Tuesday, June 21, 2016

Benoite Groult, and she was – Liberation

The day of his birth, it was hoped a boy. It was not planned to female name. That day, so it became necessary to add an “e” to Benedict: thus was born on 31 January 1920, Benoite Groult in Paris. But what is the antithesis of “tomboy”? “Successful Girl”? Anyway, here it is: writer, journalist and feminist, she died at 96, in his home in Hyères, the Var remains populated books and memories of his crossing of the century. Paintings of Marie Laurencin, his godmother; Art Deco furniture stingray Andre Groult, his father decorator; photos of her and her third husband, the writer Paul Guimard, the lobster: he, sea bass and Breton cap, it still pants, hair flying and barefoot

she was born in the Parisian bourgeoisie of the Roaring Twenties, where she lived a wise and studious childhood. then nicknamed Rosie, because it’s “female” that Benoite. She is the daughter of the flamboyant Nicole Groult, talented stylist, designer Paul Poiret’s sister, lover of Marie Laurencin. Like his father, the sports and erased André Groult, Rosie loves books, fishing in Concarneau and winter sports. Sport until the end, nonagenarian chic sneakers, brushing always impeccable, it will have biked to his 91 years – and rode merrily the steep staircase which led to its offices Var

“It was that or not make love”

But until women’s emancipation and the brave old age, demoiselle here entangled in the 30s, facing a mother ” beautiful, “ and ” aberrant “ which came to get very stuck in Sainte-Clotilde Institute, boulevard Saint-Germain in Paris, veiled hat and monkey fur coat. In return, Rosie dressed preferred to Latin toilets, while bending – it was necessary – to kindergartens requirements: During rumba and port binding heels, with which she writhed on foot. There was then a sexist term to describe these girls literate: they said “bluestocking” – a term still masculine. “By making bluestocking, head of woman, she displease men in general; or it will humiliate her husband, her lover, by too dazzling success, “ Simone de Beauvoir described in The Second Sex . Later, much later, Benoite Groult drink his words. But at 16, she is still a girl dreamily time attending a convent in England and falls “a little love” a sister; anyhow, she later said with his usual natural: “I’ve never been good at being a lesbian.”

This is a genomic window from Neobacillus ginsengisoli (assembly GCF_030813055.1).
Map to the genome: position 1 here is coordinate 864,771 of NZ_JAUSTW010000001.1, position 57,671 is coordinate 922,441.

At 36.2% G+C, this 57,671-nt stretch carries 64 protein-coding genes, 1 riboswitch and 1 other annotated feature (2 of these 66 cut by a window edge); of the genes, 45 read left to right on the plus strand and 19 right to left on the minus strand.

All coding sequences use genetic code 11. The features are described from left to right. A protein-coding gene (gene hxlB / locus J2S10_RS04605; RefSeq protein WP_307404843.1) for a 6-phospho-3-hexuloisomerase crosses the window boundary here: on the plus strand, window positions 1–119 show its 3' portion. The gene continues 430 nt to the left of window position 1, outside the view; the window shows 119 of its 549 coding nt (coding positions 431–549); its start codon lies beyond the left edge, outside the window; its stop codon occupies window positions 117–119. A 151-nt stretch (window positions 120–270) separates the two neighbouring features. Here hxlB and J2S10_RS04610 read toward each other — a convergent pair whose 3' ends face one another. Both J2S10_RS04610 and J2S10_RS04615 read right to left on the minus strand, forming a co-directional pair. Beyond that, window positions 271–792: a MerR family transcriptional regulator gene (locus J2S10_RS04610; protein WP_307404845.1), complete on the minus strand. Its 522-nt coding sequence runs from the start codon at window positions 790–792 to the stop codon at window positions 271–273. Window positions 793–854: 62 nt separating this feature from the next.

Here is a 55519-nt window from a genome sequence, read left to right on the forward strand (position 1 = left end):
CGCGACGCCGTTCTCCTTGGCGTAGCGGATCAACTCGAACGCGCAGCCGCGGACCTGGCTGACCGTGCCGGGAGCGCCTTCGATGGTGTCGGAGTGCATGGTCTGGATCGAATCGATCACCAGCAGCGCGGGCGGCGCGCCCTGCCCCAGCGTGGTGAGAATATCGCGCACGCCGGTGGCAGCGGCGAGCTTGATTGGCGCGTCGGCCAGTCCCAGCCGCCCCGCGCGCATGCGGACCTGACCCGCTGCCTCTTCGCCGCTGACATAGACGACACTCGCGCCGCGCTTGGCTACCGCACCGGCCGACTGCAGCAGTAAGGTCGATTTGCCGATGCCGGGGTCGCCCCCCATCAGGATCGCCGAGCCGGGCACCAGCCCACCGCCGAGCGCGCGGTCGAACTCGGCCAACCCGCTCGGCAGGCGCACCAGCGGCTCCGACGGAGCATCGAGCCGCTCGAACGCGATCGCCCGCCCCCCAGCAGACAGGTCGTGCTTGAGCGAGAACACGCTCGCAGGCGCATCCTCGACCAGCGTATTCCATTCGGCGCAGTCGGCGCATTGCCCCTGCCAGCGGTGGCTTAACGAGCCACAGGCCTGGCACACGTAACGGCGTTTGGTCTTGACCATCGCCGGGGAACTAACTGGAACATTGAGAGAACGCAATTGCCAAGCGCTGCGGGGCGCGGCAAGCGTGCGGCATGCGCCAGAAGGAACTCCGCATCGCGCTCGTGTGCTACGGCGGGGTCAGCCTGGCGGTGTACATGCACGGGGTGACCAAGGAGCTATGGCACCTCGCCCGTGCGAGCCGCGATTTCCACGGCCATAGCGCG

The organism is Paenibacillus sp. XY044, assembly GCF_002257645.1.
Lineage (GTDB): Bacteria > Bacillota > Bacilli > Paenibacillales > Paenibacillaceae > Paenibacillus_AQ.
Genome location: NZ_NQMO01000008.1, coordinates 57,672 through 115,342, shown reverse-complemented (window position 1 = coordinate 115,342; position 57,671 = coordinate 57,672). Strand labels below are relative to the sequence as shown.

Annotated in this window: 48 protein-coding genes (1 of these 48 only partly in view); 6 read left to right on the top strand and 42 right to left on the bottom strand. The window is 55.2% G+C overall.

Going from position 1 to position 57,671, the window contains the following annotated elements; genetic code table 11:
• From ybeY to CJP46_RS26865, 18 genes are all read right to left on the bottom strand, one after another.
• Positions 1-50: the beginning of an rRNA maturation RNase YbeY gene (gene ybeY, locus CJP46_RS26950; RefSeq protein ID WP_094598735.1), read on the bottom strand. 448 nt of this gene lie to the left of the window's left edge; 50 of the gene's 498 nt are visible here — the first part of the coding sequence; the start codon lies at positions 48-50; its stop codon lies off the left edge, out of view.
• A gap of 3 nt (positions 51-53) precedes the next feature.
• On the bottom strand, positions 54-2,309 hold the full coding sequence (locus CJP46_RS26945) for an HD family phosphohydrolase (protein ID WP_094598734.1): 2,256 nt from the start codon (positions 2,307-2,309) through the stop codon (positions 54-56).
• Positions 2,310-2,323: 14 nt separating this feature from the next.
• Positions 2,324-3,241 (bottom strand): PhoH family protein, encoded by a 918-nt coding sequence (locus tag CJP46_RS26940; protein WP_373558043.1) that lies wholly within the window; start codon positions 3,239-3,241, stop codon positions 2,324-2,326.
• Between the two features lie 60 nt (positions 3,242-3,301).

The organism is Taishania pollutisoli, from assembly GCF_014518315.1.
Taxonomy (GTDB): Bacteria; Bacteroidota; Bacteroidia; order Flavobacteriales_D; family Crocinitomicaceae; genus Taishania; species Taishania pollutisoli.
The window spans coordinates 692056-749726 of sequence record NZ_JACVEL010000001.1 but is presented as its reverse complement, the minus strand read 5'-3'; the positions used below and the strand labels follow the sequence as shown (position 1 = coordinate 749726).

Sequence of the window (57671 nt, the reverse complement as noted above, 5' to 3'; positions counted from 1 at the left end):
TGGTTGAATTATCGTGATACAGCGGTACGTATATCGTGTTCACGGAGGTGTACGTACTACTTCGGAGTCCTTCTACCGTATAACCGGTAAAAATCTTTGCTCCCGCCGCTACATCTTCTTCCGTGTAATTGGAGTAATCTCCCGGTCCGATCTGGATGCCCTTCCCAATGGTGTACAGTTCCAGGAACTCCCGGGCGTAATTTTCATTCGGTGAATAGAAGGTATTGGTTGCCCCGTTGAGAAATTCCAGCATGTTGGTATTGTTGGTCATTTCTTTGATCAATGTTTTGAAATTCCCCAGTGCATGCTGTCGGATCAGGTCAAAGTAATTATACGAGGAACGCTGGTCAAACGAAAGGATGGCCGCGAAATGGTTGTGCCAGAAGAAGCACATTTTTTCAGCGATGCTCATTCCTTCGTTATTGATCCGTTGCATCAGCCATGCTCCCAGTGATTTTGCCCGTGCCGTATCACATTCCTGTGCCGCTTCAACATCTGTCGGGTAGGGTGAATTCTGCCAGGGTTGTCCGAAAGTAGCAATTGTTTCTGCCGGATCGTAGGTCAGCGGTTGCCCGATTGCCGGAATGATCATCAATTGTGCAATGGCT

Soon it will be the Sorbonne and professorship and a marriage, in 1944, with internal medicine, Pierre Heuyer. In this brief union – the husband died of tuberculosis eight months later – it will keep fond memories, an engagement ring she wore all his life, and some medical knowledge – she learns very instructive things about abortion. She will practice curettage on itself many times, at a time when these things were seen as a “women’s issue” and where angels dressmakers prospered, often to relieve wives depleted by serial gestations. All well involved risks for the aborted as for the abortionist – in 1943, we had guillotined in the prison of the Roquette-maker Marie-Louise Giraud angels. At the time, Benoite Groult did not practice abortion activism. It was above all with an undeniable practicality she spoke of her curettage. With disarming frankness, which would probably convulse many anti-abortion activists, she said, interviewed by Clémentine Autain for France Culture: “After three abortions, I understood how it was done. And as I am a fisherwoman, in addition to being a sinner, I realized that the midwife finally the angels dressmakers, used rubber probes. I said, “The place in line to catch place at sea, it’s the same thing, it is a rubber tube.” It had all the courage, including brave death. So I bought knitting needles – it was 2 – because it puts it in the beginning of the line, and the line is slid and it is the fact itself. We enter the probe within the uterus, and she ends up doing damage: miscarriage occurs. I did that twice. I even did it once to my sister. [...] But it was that or not making love. “